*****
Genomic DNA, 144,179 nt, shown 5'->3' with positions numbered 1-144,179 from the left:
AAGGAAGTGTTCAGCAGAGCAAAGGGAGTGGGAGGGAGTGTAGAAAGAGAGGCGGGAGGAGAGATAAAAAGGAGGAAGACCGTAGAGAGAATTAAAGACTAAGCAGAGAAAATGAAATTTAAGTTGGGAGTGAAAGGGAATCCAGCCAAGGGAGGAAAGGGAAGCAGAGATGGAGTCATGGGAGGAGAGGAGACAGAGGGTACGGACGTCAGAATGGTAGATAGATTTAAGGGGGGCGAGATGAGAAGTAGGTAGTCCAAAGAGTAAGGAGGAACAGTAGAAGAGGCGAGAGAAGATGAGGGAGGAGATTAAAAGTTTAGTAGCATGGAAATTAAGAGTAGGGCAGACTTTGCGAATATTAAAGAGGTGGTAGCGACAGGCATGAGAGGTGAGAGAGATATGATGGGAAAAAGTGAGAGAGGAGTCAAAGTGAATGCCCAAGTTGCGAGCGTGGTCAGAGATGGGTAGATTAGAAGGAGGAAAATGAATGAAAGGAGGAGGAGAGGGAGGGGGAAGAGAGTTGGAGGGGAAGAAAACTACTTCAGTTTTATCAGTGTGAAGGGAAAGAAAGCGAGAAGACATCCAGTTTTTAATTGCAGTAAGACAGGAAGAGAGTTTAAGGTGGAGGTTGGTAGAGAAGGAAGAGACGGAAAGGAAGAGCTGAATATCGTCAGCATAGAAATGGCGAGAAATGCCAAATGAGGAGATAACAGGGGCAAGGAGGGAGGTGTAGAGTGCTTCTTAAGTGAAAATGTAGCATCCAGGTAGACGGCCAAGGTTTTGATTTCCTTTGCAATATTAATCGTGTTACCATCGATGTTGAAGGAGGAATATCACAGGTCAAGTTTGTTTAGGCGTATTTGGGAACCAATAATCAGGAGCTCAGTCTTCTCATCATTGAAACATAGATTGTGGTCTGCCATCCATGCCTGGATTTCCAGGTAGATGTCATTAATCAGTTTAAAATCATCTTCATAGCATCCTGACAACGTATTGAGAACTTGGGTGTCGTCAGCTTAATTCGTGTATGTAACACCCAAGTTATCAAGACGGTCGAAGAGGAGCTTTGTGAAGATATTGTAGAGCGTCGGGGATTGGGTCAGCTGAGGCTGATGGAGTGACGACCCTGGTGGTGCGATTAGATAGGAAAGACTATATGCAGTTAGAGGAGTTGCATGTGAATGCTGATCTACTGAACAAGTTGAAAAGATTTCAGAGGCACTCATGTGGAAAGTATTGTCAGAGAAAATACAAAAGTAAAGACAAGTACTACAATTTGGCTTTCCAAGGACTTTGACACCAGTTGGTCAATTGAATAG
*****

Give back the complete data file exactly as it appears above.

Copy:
Genomic DNA, 144,179 nt, shown 5'->3' with positions numbered 1-144,179 from the left:
AAGGAAGTGTTCAGCAGAGCAAAGGGAGTGGGAGGGAGTGTAGAAAGAGAGGCGGGAGGAGAGATAAAAAGGAGGAAGACCGTAGAGAGAATTAAAGACTAAGCAGAGAAAATGAAATTTAAGTTGGGAGTGAAAGGGAATCCAGCCAAGGGAGGAAAGGGAAGCAGAGATGGAGTCATGGGAGGAGAGGAGACAGAGGGTACGGACGTCAGAATGGTAGATAGATTTAAGGGGGGCGAGATGAGAAGTAGGTAGTCCAAAGAGTAAGGAGGAACAGTAGAAGAGGCGAGAGAAGATGAGGGAGGAGATTAAAAGTTTAGTAGCATGGAAATTAAGAGTAGGGCAGACTTTGCGAATATTAAAGAGGTGGTAGCGACAGGCATGAGAGGTGAGAGAGATATGATGGGAAAAAGTGAGAGAGGAGTCAAAGTGAATGCCCAAGTTGCGAGCGTGGTCAGAGATGGGTAGATTAGAAGGAGGAAAATGAATGAAAGGAGGAGGAGAGGGAGGGGGAAGAGAGTTGGAGGGGAAGAAAACTACTTCAGTTTTATCAGTGTGAAGGGAAAGAAAGCGAGAAGACATCCAGTTTTTAATTGCAGTAAGACAGGAAGAGAGTTTAAGGTGGAGGTTGGTAGAGAAGGAAGAGACGGAAAGGAAGAGCTGAATATCGTCAGCATAGAAATGGCGAGAAATGCCAAATGAGGAGATAACAGGGGCAAGGAGGGAGGTGTAGAGTGCTTCTTAAGTGAAAATGTAGCATCCAGGTAGACGGCCAAGGTTTTGATTTCCTTTGCAATATTAATCGTGTTACCATCGATGTTGAAGGAGGAATATCACAGGTCAAGTTTGTTTAGGCGTATTTGGGAACCAATAATCAGGAGCTCAGTCTTCTCATCATTGAAACATAGATTGTGGTCTGCCATCCATGCCTGGATTTCCAGGTAGATGTCATTAATCAGTTTAAAATCATCTTCATAGCATCCTGACAACGTATTGAGAACTTGGGTGTCGTCAGCTTAATTCGTGTATGTAACACCCAAGTTATCAAGACGGTCGAAGAGGAGCTTTGTGAAGATATTGTAGAGCGTCGGGGATTGGGTCAGCTGAGGCTGATGGAGTGACGACCCTGGTGGTGCGATTAGATAGGAAAGACTATATGCAGTTAGAGGAGTTGCATGTGAATGCTGATCTACTGAACAAGTTGAAAAGATTTCAGAGGCACTCATGTGGAAAGTATTGTCAGAGAAAATACAAAAGTAAAGACAAGTACTACAATTTGGCTTTCCAAGGACTTTGACACCAGTTGGTCAATTGAATAG